While many braved the frigid waters across the Okanagan in Polar Bear Dips to ring in the new year, paddleboarder Lina Augaitis-Dye celebrated a bit earlier with a third-place finish in Paris in early December among 1,000 racers in the APP World Tour.
After returning to racing this year, the Coldstream mother of two — who is on maternity leave from a teaching position — finished second in London in a distance race and third in Osaka, Japan, in sprints before capping it off with a bronze medal performance in Paris.
“Paris is pretty special,” Augaitis-Dye said, noting the Seine River race course is not normally accessible to paddleboarders.
The event, a part of Association of Paddlesurf Professionals World Tour, took place during a boat show in Paris — which was conveniently indoors — while 1,000 paddleboarders braved the freezing waters.
“It was December,” she said. “It was really cold.”
“The river race was really kind of spectacular. The French, they’re a little bit crazy to make it all happen.”
The race began in the dark and navigating the waters in the dark among a massive crowd was no easy feat, she said.
“I was supposed to start in the front,” Augaitis-Dye said, as the 50 or so professional paddleboarders, herself included, were to be in the first heat.
But the start, she said, was “chaotic.”
Augaitis-Dye started in the wrong spot and as instructions were being tossed around by organizers and staff when the race kicked off, she was already behind as her paddleboard got trapped behind a boat.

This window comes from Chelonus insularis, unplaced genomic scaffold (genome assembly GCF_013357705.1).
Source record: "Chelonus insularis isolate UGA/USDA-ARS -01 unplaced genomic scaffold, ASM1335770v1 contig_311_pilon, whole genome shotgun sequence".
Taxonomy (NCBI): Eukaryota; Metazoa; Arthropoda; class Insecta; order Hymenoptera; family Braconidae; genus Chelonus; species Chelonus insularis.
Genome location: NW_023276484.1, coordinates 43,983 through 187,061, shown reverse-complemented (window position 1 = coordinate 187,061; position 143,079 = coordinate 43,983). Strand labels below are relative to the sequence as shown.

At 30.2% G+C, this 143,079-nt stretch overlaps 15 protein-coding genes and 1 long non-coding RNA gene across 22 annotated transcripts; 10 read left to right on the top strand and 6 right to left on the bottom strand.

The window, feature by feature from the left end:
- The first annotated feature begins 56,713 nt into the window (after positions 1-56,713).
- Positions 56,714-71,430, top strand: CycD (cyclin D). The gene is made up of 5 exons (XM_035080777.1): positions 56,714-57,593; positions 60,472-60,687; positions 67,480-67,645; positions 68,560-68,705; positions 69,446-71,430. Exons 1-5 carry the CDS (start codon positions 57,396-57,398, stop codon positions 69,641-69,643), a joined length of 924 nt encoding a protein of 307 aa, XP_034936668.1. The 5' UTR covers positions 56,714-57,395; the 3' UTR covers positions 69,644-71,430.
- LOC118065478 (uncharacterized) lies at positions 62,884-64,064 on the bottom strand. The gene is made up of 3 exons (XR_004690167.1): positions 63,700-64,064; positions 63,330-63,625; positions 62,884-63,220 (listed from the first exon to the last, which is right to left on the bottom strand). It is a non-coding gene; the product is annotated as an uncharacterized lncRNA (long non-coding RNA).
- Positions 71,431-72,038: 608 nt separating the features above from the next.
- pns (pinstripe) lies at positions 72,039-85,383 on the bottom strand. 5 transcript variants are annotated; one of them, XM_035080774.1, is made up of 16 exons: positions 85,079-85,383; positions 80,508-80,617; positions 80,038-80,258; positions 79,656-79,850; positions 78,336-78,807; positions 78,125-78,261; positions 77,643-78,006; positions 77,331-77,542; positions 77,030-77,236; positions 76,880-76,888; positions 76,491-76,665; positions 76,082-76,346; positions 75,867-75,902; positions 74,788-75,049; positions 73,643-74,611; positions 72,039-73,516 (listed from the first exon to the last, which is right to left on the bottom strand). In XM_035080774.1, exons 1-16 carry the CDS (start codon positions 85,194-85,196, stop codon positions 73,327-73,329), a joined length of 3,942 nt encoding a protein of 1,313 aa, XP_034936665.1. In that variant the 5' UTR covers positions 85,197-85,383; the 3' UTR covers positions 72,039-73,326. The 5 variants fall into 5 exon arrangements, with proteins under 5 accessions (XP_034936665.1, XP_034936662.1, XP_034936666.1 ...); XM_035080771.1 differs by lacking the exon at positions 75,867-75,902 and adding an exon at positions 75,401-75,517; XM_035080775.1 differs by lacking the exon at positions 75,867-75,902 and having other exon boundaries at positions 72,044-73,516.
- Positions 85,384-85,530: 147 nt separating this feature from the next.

“Then another boat turned its engine on,” she said, recalling the splashing waters. “It was a really wild start.”
Instead of paddling with the pros, the 2014 World Series Champion wound up with the amateur group.
“I paddled really hard and throughout the 14-kilometre race — maybe a little over half way — I managed to pass all the girls and (catch up to) the top group of girls,” she explained.
Together, the women used drafting techniques — similar to cycling — to reduce drag, but Augaitis-Dye, who had fallen in the river earlier and was soaking wet, decided it best to paddle fast and try to break away from the lead group.
“We had a sprint-off,” she said. “And in the end, I ended up third, but I was very happy with those results.”
She finished te race in one hour and 24 minutes.
Many of the women she raced alongside in the front of the pack train full-time — compared to Augaitis-Dye, who has to balance home life, work and two young children under the age of four.
The trick to striking that balance, she said, is creativity.
Augaitis-Dye brought along her youngest to all the races because she flew for free; she would often push her children in a chariot while running or skiing; and lifting weights took place during nap time in the at-home gym.
Although Augaitis-Dye doesn’t consider herself a professional athlete, the proof is in the pudding — or in this case, the hardware.
“(Paddleboarding) is an amazing community,” she said, offering words of wisdom to anyone considering the sport.
“I’ve competed in a lot of different sports and this community has really stood out to me.”
The sport has also allowed the Ottawa-raised paddleboarder the opportunity to compete in places all over the world.
She’s competed in Fiji, California, Hawaii, Japan, Europe and beyond, but waters at home like Tofino and Kalamalka Lake hold a special place in her heart.
Although Augaitis-Dye is waiting to see the 2020 schedule of events, she will resume her teaching role at Kalamalka Secondary this January and see what opportunities life provides her going forward.
But Paris “was a nice way to finish off the series,” she added.